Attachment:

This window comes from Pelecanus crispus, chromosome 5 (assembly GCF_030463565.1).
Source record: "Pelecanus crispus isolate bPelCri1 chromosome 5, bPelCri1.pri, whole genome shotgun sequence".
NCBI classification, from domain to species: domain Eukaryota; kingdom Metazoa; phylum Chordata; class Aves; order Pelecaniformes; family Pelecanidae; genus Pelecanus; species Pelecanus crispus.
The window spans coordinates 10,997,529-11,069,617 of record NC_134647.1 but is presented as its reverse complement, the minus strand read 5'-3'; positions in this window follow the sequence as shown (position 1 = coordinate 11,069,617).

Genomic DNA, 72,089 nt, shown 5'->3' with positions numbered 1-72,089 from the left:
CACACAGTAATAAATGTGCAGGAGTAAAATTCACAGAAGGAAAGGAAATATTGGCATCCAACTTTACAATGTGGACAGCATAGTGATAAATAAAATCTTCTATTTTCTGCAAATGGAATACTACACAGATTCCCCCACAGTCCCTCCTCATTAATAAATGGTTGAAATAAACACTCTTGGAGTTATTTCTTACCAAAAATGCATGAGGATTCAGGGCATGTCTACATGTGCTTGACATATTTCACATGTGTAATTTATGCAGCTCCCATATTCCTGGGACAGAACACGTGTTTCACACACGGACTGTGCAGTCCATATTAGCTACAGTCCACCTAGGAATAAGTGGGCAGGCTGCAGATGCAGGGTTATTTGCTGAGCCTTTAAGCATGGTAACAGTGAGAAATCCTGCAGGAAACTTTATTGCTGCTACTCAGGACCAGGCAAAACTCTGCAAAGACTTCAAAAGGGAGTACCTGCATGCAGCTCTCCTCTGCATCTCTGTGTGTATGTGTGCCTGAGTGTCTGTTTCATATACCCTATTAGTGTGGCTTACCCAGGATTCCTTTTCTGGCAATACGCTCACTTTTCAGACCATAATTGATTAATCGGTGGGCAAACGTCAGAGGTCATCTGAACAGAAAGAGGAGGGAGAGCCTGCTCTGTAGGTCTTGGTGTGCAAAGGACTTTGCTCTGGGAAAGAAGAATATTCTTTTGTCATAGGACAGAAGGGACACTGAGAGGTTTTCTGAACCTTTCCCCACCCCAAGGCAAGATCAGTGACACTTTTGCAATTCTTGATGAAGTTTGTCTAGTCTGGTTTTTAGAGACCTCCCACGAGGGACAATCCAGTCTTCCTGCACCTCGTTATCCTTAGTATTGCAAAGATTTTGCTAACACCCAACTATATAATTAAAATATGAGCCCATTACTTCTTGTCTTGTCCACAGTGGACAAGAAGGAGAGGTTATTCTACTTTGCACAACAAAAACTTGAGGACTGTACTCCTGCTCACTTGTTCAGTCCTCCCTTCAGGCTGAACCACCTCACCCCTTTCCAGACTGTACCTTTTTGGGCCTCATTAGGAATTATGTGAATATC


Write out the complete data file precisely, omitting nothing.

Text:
This window comes from Pelecanus crispus, chromosome 5 (assembly GCF_030463565.1).
Source record: "Pelecanus crispus isolate bPelCri1 chromosome 5, bPelCri1.pri, whole genome shotgun sequence".
NCBI classification, from domain to species: domain Eukaryota; kingdom Metazoa; phylum Chordata; class Aves; order Pelecaniformes; family Pelecanidae; genus Pelecanus; species Pelecanus crispus.
The window spans coordinates 10,997,529-11,069,617 of record NC_134647.1 but is presented as its reverse complement, the minus strand read 5'-3'; positions in this window follow the sequence as shown (position 1 = coordinate 11,069,617).

Genomic DNA, 72,089 nt, shown 5'->3' with positions numbered 1-72,089 from the left:
CACACAGTAATAAATGTGCAGGAGTAAAATTCACAGAAGGAAAGGAAATATTGGCATCCAACTTTACAATGTGGACAGCATAGTGATAAATAAAATCTTCTATTTTCTGCAAATGGAATACTACACAGATTCCCCCACAGTCCCTCCTCATTAATAAATGGTTGAAATAAACACTCTTGGAGTTATTTCTTACCAAAAATGCATGAGGATTCAGGGCATGTCTACATGTGCTTGACATATTTCACATGTGTAATTTATGCAGCTCCCATATTCCTGGGACAGAACACGTGTTTCACACACGGACTGTGCAGTCCATATTAGCTACAGTCCACCTAGGAATAAGTGGGCAGGCTGCAGATGCAGGGTTATTTGCTGAGCCTTTAAGCATGGTAACAGTGAGAAATCCTGCAGGAAACTTTATTGCTGCTACTCAGGACCAGGCAAAACTCTGCAAAGACTTCAAAAGGGAGTACCTGCATGCAGCTCTCCTCTGCATCTCTGTGTGTATGTGTGCCTGAGTGTCTGTTTCATATACCCTATTAGTGTGGCTTACCCAGGATTCCTTTTCTGGCAATACGCTCACTTTTCAGACCATAATTGATTAATCGGTGGGCAAACGTCAGAGGTCATCTGAACAGAAAGAGGAGGGAGAGCCTGCTCTGTAGGTCTTGGTGTGCAAAGGACTTTGCTCTGGGAAAGAAGAATATTCTTTTGTCATAGGACAGAAGGGACACTGAGAGGTTTTCTGAACCTTTCCCCACCCCAAGGCAAGATCAGTGACACTTTTGCAATTCTTGATGAAGTTTGTCTAGTCTGGTTTTTAGAGACCTCCCACGAGGGACAATCCAGTCTTCCTGCACCTCGTTATCCTTAGTATTGCAAAGATTTTGCTAACACCCAACTATATAATTAAAATATGAGCCCATTACTTCTTGTCTTGTCCACAGTGGACAAGAAGGAGAGGTTATTCTACTTTGCACAACAAAAACTTGAGGACTGTACTCCTGCTCACTTGTTCAGTCCTCCCTTCAGGCTGAACCACCTCACCCCTTTCCAGACTGTACCTTTTTGGGCCTCATTAGGAATTATGTGAATATC